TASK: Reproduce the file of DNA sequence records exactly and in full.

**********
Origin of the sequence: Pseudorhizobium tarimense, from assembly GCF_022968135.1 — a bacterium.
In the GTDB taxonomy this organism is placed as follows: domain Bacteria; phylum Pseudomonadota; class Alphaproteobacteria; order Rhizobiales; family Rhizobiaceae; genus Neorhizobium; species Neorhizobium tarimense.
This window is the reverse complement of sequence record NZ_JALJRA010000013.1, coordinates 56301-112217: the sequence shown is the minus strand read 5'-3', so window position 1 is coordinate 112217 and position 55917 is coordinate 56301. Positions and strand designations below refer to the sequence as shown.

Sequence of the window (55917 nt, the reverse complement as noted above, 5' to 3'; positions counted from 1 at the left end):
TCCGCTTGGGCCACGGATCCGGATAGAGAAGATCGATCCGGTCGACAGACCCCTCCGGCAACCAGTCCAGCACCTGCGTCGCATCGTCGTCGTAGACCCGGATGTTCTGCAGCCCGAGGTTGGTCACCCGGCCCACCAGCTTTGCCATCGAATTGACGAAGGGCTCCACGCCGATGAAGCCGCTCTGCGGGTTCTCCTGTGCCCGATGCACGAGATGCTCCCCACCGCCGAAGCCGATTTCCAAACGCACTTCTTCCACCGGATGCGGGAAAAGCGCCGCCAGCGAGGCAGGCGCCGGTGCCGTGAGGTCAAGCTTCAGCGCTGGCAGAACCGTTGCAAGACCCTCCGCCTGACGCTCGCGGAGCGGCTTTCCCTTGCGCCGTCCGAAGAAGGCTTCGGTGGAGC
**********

Origin of the sequence: Pseudorhizobium tarimense, from assembly GCF_022968135.1 — a bacterium.
In the GTDB taxonomy this organism is placed as follows: domain Bacteria; phylum Pseudomonadota; class Alphaproteobacteria; order Rhizobiales; family Rhizobiaceae; genus Neorhizobium; species Neorhizobium tarimense.
This window is the reverse complement of sequence record NZ_JALJRA010000013.1, coordinates 56301-112217: the sequence shown is the minus strand read 5'-3', so window position 1 is coordinate 112217 and position 55917 is coordinate 56301. Positions and strand designations below refer to the sequence as shown.

Sequence of the window (55917 nt, the reverse complement as noted above, 5' to 3'; positions counted from 1 at the left end):
TCCGCTTGGGCCACGGATCCGGATAGAGAAGATCGATCCGGTCGACAGACCCCTCCGGCAACCAGTCCAGCACCTGCGTCGCATCGTCGTCGTAGACCCGGATGTTCTGCAGCCCGAGGTTGGTCACCCGGCCCACCAGCTTTGCCATCGAATTGACGAAGGGCTCCACGCCGATGAAGCCGCTCTGCGGGTTCTCCTGTGCCCGATGCACGAGATGCTCCCCACCGCCGAAGCCGATTTCCAAACGCACTTCTTCCACCGGATGCGGGAAAAGCGCCGCCAGCGAGGCAGGCGCCGGTGCCGTGAGGTCAAGCTTCAGCGCTGGCAGAACCGTTGCAAGACCCTCCGCCTGACGCTCGCGGAGCGGCTTTCCCTTGCGCCGTCCGAAGAAGGCTTCGGTGGAGC